‘I saw that letter from business leaders this week saying we should stay in. Some of them are the same people who said Britain should adopt the euro. Why on earth should we listen to them?’ Mervyn King
So the world will implode if Britain leaves the EU.
Funny that the Deutsche Börse doesn’t think so…
The London Stock Exchange is in talks to merge with Germany’s Deutsche Börse in a £21bn deal that would seal an alliance first discussed at the turn of the millennium.
The LSE said on Tuesday it was in detailed discussions with its German rival about an all-share merger. Under the proposed structure, the balance of ownership favours Frankfurt, with Deutsche Börse shareholders owning 54.4% of the combined company and LSE shareholders holding 45.6%. However, the merged company’s board will have equal numbers of members from each business.
The UK exchange said: “The boards believe that the potential merger would represent a compelling opportunity for both companies to strengthen each other in an industry-defining combination, creating a leading European-based global markets infrastructure group.”
Nor of course did HSBC as it decided to remain in the UK rather than flee to the Far East.
What of that ‘leap in the dark’ that Cameron and Osborne’s ‘Project Fear’ warns us of? One moment Osborne is telling us how well the UK economy is doing and how it will be in surplus in no time at all…the next he’s warning us that it is about to go into intensive care…of course this has more to do with the referendum than anything else…we must stay in the EU or chaos will ensue. But the real leap in the dark might be becoming ever closer tied to an imploding European Union.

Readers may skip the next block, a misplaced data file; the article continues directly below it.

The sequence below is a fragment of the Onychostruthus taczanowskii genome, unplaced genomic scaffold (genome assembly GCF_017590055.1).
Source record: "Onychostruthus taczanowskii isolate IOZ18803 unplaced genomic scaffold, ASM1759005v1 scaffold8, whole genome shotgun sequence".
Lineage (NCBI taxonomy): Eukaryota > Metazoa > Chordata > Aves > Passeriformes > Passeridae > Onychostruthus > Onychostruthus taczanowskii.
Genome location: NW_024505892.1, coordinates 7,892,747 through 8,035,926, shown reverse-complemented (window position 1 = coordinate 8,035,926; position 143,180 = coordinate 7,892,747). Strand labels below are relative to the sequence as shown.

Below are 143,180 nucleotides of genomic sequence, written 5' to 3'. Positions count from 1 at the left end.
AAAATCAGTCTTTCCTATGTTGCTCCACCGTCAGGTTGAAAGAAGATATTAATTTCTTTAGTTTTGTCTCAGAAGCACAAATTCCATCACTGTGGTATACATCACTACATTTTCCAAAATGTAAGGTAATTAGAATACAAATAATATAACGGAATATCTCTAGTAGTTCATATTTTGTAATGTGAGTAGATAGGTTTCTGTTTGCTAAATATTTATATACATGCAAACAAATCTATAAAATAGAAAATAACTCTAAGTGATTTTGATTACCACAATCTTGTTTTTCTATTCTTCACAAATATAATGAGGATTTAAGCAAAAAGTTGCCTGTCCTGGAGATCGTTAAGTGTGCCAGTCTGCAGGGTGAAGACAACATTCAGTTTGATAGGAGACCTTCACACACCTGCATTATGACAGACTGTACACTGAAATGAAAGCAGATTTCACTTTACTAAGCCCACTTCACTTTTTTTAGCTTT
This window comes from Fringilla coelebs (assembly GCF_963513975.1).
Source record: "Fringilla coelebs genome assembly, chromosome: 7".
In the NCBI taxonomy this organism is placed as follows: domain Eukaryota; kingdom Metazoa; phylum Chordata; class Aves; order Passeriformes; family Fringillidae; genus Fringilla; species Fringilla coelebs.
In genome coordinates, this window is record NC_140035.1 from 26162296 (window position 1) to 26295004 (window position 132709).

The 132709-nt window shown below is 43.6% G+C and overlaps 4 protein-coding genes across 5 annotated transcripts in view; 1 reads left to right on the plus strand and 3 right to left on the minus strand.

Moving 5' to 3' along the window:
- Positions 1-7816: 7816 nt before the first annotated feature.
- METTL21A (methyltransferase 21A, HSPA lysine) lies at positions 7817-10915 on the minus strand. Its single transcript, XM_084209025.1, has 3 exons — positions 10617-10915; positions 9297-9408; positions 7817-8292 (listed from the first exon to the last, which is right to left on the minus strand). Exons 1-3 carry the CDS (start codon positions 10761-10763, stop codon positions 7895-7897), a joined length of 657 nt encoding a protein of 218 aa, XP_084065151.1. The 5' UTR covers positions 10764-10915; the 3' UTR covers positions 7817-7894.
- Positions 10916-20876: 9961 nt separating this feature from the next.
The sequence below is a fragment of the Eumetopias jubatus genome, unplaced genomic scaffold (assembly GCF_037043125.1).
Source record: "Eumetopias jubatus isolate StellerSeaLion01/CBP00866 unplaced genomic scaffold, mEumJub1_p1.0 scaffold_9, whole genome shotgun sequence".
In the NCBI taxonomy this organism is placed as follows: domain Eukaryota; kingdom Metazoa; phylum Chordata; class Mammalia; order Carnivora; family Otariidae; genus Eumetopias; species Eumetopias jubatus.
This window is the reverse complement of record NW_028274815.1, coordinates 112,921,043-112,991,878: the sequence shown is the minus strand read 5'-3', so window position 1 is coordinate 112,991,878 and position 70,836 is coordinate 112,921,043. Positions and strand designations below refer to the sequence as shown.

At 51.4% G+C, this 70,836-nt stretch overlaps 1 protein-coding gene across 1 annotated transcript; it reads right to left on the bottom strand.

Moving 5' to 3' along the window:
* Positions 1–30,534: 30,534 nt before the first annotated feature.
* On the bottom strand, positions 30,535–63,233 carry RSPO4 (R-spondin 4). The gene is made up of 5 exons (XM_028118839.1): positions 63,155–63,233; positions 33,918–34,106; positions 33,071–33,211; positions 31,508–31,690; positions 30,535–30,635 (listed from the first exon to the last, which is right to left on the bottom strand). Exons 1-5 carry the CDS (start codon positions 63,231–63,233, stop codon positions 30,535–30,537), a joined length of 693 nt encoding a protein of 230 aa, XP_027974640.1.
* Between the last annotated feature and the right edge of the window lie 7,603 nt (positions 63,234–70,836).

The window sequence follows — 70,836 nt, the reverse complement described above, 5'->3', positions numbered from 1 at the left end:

The BBC presumably doesn’t want you to think there is any problem with the EU…look at this anodyne report on the thoughts of the ex-Bank of England Governor Mervyn King…..‘New crisis without reform’ warns ex-Bank of England boss..
The former Bank of England boss has warned in a new book that another financial crisis is “certain”, and may come “sooner rather than later”.
Mervyn King, who stood down in 2013, says reform of monetary and banking systems may help prevent the crisis.
But he says that failure “to tackle the disequilibrium in the world economy makes it likely that it [a crisis] will come sooner rather than later”
But what were his thoughts on Europe? The BBC makes no mention of that for some reason….perhaps this is why….He says in essence that the Euro Zone is finished…..as the Telegraph headlines it…Mervyn King: the eurozone is doomed…..
With different political histories and traditions, a move to political union is unlikely to be achieved quickly through popular support. Put bluntly, monetary union has created a conflict between a centralised elite on the one hand, and the forces of democracy at the national level on the other. This is extraordinarily dangerous.
In 2015, the Presidents of the European Commission, the Euro Summit, the Eurogroup, the European Central Bank and the European Parliament (the existence of five presidents is testimony to the bureaucratic skills of the elite) published a report arguing for fiscal union in which “decisions will increasingly need to be made collectively” and implicitly supporting the idea of a single finance minister for the euro area. This approach of creeping transfer of sovereignty to an unelected centre is deeply flawed and will meet popular resistance.